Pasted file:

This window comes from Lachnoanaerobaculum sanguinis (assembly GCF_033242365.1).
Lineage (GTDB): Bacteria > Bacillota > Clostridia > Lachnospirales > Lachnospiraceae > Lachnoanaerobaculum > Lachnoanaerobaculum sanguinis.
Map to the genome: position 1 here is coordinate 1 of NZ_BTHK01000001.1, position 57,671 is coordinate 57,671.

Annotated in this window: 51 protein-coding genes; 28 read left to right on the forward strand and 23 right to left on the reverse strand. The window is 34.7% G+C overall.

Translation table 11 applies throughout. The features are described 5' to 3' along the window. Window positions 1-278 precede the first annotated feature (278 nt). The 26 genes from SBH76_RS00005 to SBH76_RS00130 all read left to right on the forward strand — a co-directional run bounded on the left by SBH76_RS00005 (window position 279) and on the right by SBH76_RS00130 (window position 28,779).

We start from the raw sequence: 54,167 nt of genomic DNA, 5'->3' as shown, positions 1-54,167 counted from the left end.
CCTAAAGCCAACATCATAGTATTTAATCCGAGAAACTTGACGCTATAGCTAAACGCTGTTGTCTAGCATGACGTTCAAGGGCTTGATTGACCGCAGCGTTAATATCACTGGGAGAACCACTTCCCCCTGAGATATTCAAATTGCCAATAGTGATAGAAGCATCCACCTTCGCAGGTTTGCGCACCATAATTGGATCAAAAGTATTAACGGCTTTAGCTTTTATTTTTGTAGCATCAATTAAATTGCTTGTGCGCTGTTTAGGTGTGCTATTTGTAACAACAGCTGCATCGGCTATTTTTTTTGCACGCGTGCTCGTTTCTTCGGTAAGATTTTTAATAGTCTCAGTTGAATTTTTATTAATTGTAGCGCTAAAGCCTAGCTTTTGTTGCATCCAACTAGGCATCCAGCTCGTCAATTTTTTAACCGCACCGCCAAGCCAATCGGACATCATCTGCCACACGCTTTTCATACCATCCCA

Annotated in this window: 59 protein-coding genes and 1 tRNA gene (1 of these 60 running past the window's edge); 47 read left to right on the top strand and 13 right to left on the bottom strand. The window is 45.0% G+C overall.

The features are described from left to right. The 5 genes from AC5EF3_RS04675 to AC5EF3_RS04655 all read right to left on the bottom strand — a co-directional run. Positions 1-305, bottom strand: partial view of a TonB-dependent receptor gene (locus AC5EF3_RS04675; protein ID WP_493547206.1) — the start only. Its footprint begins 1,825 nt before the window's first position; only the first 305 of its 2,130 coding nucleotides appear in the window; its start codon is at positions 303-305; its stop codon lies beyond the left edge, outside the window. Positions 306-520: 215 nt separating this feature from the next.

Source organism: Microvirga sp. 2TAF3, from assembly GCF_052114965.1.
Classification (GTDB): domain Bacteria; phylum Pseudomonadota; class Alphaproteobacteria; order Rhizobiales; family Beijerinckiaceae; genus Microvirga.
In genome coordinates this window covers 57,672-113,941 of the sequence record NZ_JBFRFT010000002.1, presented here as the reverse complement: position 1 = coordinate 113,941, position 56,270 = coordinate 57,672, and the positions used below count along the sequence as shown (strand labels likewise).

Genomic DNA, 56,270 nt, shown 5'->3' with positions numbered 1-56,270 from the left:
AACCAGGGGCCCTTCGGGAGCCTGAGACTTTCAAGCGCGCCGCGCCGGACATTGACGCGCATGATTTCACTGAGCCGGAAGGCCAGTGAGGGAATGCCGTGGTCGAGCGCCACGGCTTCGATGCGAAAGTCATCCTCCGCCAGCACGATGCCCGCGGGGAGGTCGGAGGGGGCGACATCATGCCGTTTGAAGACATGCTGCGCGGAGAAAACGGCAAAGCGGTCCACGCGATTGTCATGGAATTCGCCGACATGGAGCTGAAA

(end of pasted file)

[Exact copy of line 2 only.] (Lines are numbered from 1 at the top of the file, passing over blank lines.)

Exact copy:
Lineage (GTDB): Bacteria > Bacillota > Clostridia > Lachnospirales > Lachnospiraceae > Lachnoanaerobaculum > Lachnoanaerobaculum sanguinis.